[May] 11th [1864] — Wednesday. Advanced forward to the same position that we made the charges and built another rifle pit and was under fire all day. Made another charge on their rifle pits but had to fall back in our pits.

[May] 12th [1864] — Thursday. Then rebels then made a charge on our breastworks and was repulsed in about twenty minutes by our regiment. I was slightly tapped with a minie ball on the right limb.

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[May] 13th [1864] — Friday. Remained in a rifle pit today and cleaned up our guns in good order. Marched to [S]pottsylvania through the night sometime in the mud and rain. Under fire today but no one hurt.

[May] 14th [1864] — Saturday. Laid quiet in line of battle today and dried our clothes and fixed our muskets in good order.

May 15th [1864] — Sunday. We are now lying in line of battle near [S]pottsylvania on the pike leading to Fredericksburg and are under fire of shot and shell all day but no one hurt out of the regiment.

[May] 16th [1864] — Monday. All quiet in line of battle today. Moved the line of battle and drawed three days rations. Laid down without blankets and had nothing but my cartridge box for a pillow.

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[May] 17th [1864] — Tuesday. Laid around in camp today and cleaned my gun. There is nothing going on in camp but there is some hard fighting on the left. Moved after dark to the left and marched all night.

[May] 18th [1864] — Wednesday. Went on picket this morning at daylight. Stood picketing about half hour and was then ordered out as skirmishers a mile and found the rebels. Brisk firing all day. John Shipley was killed on the skirmish line today. He was shot in the breast and died in about twenty minutes of [when] he was shot. Relieved from the skirmish line this evening by the 9th New York. We then marched to the rear of some rifle pits. Received three letters this evening.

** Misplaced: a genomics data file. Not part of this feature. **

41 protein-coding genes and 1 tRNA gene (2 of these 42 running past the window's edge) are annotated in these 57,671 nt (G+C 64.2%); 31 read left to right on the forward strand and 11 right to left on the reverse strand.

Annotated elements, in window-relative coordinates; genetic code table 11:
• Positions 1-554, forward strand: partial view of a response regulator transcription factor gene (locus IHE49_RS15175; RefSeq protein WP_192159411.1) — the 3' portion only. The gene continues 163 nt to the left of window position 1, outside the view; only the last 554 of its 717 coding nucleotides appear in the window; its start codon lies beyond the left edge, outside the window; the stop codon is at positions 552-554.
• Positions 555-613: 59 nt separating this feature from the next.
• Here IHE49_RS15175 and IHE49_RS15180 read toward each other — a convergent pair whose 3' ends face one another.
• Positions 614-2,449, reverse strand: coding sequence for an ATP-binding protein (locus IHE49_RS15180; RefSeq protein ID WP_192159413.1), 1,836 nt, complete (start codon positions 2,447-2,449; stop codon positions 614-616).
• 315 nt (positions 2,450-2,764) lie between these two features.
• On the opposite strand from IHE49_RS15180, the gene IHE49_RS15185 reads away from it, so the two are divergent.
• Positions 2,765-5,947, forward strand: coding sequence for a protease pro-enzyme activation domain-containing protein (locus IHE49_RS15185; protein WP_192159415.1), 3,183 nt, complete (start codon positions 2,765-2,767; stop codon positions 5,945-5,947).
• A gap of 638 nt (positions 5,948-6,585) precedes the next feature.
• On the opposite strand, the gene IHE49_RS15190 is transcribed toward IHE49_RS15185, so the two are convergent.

This night is the only sleep I have had for 60 hours. Laid in the rear of a rifle pit in the leaves.

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[May] 19th [1864] — Thursday. Was in the rear of our rifle pits. Our boys exchanged papers with the rebels. Moved our line of battle and was just getting supper when we was ordered three mile to the right of the line. The rebs broke through our line but was repulsed back. [Battle of Harris Farm] They had to retreat after night fighting till near midnight. We laid down in the open air with our guns aside of us in three lines of battle.

[May] 20th [1864] — Friday. Advanced our line this morning about ½ mile. Remained there an hour and then returned to our old position. All quiet today. Only the skirmishers are firing and sending in prisoners.

[May] 21st [1864] — Saturday. Left camp near [S]pottsylvania Courthouse and marched to Guinea Station. Marched about 10 miles, then crossed the river and deployed as skirmishers. Took possession of the heights opposite the station. Camped on the heights. In the evening, after some firing on the rebel cavalry, [Jim] Rouzer and I laid down under an apple tree over might.